The Crisis of Patent Eligibility in America

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No doubt responding to widespread complaints about the Supreme Court’s treatment of patent eligibility, the United States Senate Committee on the Judiciary’s Intellectual Property Subcommittee held hearings in June 2019 to consider draft legislation that would amend the patent statute and, in particular, revise the doctrine of patent eligibility. Given the crisis in the patent system with respect to the doctrine of patent eligibility and the Supreme Court’s inability or unwillingness to solve this crisis, the time has come for Congress to act. While not perfect, the draft legislation represents a significant step in the right direction. In this article, I present my answers to written questions various senators presented me after the hearing to explore my views on the ongoing crisis, on the impact of broadening patent eligibility, and on particular parts of the draft legislation. While I have concerns with other aspects of the draft legislation, I support what I view as the heart of the proposal: replacing the “inventive concept” test with a “practical utility” test. Such an approach would likely eliminate the crisis in the law of patent eligibility.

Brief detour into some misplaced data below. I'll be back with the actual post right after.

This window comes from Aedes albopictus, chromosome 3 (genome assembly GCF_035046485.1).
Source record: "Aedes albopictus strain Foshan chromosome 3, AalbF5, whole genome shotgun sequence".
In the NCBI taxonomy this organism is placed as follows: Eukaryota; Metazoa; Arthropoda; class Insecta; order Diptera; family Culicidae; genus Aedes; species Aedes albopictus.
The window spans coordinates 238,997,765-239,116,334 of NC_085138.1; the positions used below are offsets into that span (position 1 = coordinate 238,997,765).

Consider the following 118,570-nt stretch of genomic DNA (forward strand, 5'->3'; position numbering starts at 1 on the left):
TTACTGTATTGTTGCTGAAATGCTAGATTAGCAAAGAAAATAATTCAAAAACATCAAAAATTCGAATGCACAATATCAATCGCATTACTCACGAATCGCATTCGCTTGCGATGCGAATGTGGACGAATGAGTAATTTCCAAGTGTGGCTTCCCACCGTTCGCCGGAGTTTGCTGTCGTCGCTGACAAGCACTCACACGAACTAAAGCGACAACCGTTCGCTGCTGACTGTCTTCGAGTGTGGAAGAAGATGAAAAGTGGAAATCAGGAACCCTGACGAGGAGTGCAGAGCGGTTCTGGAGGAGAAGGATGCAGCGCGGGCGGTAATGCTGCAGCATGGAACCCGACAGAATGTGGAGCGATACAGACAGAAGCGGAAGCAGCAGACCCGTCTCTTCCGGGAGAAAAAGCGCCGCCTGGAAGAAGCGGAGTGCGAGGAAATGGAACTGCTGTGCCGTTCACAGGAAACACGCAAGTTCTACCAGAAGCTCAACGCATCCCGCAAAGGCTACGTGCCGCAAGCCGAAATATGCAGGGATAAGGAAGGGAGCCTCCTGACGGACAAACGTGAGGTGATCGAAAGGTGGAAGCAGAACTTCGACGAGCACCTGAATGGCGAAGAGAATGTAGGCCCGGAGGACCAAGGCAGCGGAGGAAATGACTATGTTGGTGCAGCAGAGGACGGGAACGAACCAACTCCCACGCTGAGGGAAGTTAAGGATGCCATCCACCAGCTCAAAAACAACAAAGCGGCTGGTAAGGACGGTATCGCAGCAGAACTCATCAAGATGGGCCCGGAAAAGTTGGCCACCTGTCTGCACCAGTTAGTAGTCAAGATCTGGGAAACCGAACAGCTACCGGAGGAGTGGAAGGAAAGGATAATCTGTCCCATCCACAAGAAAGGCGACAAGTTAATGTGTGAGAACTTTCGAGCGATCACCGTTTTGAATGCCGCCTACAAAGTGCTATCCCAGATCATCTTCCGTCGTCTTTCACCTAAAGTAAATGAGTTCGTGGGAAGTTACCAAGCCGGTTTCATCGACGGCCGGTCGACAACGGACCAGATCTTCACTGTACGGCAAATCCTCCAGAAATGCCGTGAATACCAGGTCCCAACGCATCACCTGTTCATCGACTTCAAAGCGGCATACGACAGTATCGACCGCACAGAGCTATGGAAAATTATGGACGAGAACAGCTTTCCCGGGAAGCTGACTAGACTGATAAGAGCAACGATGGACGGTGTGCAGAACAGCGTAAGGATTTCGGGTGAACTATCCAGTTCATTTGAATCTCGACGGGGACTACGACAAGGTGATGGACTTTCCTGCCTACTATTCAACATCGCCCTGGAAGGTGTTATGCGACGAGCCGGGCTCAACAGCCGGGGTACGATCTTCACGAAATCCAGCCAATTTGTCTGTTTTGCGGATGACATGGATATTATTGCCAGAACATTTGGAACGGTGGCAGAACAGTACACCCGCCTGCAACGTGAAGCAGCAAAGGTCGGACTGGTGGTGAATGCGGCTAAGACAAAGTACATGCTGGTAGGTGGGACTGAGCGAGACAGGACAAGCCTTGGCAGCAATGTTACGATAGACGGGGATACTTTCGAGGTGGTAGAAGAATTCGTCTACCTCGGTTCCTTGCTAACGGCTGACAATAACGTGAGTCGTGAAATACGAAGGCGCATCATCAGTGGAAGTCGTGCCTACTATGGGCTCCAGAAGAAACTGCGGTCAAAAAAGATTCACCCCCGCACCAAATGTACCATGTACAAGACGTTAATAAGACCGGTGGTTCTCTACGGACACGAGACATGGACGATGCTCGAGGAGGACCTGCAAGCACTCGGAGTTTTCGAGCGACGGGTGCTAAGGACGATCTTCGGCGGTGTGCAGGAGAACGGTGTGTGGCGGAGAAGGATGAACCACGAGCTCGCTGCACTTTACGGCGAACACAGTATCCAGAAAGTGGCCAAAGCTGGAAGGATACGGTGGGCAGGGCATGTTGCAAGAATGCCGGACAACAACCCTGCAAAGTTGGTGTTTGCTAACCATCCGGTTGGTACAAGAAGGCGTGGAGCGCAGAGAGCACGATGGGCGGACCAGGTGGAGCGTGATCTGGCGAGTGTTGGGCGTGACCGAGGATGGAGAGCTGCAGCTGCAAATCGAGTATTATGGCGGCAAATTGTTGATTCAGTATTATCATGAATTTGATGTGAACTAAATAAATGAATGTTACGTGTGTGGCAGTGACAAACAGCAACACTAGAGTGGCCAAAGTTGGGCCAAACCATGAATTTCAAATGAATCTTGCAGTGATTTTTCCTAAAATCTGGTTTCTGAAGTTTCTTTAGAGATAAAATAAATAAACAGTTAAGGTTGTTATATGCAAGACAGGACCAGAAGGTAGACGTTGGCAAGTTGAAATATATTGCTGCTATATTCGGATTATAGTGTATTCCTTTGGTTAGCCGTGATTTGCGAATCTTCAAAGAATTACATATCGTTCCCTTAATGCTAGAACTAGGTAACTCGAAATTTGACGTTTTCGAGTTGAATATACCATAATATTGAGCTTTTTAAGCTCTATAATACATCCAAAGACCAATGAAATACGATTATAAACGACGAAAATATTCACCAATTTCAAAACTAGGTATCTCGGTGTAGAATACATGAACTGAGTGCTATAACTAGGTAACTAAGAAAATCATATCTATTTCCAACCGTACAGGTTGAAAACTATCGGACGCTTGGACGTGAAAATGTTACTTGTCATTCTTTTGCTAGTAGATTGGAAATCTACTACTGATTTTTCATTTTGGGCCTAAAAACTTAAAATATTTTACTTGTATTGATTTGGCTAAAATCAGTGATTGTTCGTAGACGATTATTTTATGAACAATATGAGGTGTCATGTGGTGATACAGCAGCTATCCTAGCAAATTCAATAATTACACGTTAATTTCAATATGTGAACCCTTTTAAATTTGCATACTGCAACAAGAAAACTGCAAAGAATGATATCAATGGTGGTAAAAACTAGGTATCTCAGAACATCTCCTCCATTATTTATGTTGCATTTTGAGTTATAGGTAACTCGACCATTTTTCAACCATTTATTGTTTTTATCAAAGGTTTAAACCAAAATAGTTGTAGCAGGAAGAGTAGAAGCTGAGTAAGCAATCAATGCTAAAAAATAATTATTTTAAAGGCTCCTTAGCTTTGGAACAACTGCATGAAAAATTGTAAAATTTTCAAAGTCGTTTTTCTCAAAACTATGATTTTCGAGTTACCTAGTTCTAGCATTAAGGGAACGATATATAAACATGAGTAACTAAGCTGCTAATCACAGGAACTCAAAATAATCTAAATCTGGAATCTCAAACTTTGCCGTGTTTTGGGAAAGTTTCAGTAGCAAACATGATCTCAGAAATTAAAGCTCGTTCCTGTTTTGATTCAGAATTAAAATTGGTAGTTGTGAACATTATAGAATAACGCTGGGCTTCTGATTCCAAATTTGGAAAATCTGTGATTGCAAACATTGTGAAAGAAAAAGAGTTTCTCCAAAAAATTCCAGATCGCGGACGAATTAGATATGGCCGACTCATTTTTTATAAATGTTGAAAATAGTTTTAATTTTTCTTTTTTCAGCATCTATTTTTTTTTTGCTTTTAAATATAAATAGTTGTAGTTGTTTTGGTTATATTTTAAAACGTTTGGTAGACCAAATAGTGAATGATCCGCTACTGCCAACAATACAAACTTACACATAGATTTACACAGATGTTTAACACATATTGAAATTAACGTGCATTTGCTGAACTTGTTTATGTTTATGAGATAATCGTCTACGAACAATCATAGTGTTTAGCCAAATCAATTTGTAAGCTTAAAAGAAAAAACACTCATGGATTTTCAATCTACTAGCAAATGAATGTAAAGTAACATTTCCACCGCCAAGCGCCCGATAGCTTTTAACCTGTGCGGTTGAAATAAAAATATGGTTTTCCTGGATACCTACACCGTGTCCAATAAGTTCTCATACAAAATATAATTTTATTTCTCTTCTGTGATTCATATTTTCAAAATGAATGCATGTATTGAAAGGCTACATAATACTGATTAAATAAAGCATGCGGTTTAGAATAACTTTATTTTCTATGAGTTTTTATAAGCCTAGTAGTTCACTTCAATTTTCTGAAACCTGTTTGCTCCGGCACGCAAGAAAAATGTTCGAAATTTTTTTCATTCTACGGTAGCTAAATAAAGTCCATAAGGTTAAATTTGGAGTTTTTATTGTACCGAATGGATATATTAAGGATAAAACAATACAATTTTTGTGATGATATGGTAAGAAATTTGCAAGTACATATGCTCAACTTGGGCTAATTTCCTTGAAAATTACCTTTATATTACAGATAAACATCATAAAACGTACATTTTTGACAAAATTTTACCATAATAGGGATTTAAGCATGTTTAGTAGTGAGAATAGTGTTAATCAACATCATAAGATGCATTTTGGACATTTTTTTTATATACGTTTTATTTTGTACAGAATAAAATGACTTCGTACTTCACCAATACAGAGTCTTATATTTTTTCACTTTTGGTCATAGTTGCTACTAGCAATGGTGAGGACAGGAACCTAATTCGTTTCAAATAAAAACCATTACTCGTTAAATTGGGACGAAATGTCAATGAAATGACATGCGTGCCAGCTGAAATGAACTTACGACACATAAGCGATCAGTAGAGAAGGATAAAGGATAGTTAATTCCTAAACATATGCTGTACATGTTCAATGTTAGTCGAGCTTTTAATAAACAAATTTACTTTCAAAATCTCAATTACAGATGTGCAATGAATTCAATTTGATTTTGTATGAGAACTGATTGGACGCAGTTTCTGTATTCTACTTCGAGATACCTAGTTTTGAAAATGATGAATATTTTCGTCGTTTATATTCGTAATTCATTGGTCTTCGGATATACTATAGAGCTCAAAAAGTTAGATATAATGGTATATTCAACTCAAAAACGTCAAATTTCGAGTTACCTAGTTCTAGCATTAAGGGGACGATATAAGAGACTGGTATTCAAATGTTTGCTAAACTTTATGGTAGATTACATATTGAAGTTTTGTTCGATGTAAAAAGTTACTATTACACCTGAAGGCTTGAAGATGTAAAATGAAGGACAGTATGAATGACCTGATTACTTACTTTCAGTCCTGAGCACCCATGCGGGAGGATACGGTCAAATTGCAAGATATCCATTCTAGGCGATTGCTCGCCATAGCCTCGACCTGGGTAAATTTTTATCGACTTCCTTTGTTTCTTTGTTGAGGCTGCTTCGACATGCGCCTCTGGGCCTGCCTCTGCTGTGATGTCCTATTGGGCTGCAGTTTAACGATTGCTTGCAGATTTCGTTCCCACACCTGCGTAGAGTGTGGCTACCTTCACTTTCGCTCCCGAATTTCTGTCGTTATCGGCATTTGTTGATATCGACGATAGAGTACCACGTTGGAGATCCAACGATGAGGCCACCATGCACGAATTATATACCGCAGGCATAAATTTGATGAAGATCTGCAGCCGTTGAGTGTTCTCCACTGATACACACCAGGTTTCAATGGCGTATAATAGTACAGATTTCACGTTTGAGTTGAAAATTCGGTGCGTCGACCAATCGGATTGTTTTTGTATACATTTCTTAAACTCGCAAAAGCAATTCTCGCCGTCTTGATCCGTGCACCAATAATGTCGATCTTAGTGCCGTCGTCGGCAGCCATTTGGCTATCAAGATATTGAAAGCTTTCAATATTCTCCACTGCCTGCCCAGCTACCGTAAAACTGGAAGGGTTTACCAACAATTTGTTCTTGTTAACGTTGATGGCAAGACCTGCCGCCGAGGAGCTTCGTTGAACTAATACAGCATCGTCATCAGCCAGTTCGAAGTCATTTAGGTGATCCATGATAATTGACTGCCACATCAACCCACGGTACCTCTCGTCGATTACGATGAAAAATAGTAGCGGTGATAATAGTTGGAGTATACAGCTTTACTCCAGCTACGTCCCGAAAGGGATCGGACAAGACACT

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David O. Taylor, The Crisis of Patent Eligibility in America, 4 Criterion J. on Innovation 733 (2019).